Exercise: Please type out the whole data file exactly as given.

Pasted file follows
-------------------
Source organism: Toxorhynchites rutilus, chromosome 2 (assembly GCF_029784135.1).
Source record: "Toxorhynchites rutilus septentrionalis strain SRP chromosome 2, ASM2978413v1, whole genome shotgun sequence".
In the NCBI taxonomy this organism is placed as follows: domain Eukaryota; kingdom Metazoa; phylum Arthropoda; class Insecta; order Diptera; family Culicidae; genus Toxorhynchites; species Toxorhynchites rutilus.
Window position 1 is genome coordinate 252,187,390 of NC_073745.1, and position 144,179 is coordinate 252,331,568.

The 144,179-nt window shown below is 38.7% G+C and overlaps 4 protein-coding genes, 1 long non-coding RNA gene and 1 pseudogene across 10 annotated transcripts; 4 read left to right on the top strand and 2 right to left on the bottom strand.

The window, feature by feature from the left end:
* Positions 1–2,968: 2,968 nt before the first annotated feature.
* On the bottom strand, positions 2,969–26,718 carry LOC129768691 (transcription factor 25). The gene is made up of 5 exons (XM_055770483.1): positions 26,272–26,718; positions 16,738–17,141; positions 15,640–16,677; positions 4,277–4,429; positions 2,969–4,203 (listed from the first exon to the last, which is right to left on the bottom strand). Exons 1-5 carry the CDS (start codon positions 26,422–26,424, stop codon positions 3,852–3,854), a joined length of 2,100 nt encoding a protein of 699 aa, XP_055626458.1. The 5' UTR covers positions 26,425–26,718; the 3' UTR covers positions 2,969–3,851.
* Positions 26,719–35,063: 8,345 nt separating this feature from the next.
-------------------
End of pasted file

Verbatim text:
Source organism: Toxorhynchites rutilus, chromosome 2 (assembly GCF_029784135.1).
Source record: "Toxorhynchites rutilus septentrionalis strain SRP chromosome 2, ASM2978413v1, whole genome shotgun sequence".
In the NCBI taxonomy this organism is placed as follows: domain Eukaryota; kingdom Metazoa; phylum Arthropoda; class Insecta; order Diptera; family Culicidae; genus Toxorhynchites; species Toxorhynchites rutilus.
Window position 1 is genome coordinate 252,187,390 of NC_073745.1, and position 144,179 is coordinate 252,331,568.

The 144,179-nt window shown below is 38.7% G+C and overlaps 4 protein-coding genes, 1 long non-coding RNA gene and 1 pseudogene across 10 annotated transcripts; 4 read left to right on the top strand and 2 right to left on the bottom strand.

The window, feature by feature from the left end:
* Positions 1–2,968: 2,968 nt before the first annotated feature.
* On the bottom strand, positions 2,969–26,718 carry LOC129768691 (transcription factor 25). The gene is made up of 5 exons (XM_055770483.1): positions 26,272–26,718; positions 16,738–17,141; positions 15,640–16,677; positions 4,277–4,429; positions 2,969–4,203 (listed from the first exon to the last, which is right to left on the bottom strand). Exons 1-5 carry the CDS (start codon positions 26,422–26,424, stop codon positions 3,852–3,854), a joined length of 2,100 nt encoding a protein of 699 aa, XP_055626458.1. The 5' UTR covers positions 26,425–26,718; the 3' UTR covers positions 2,969–3,851.
* Positions 26,719–35,063: 8,345 nt separating this feature from the next.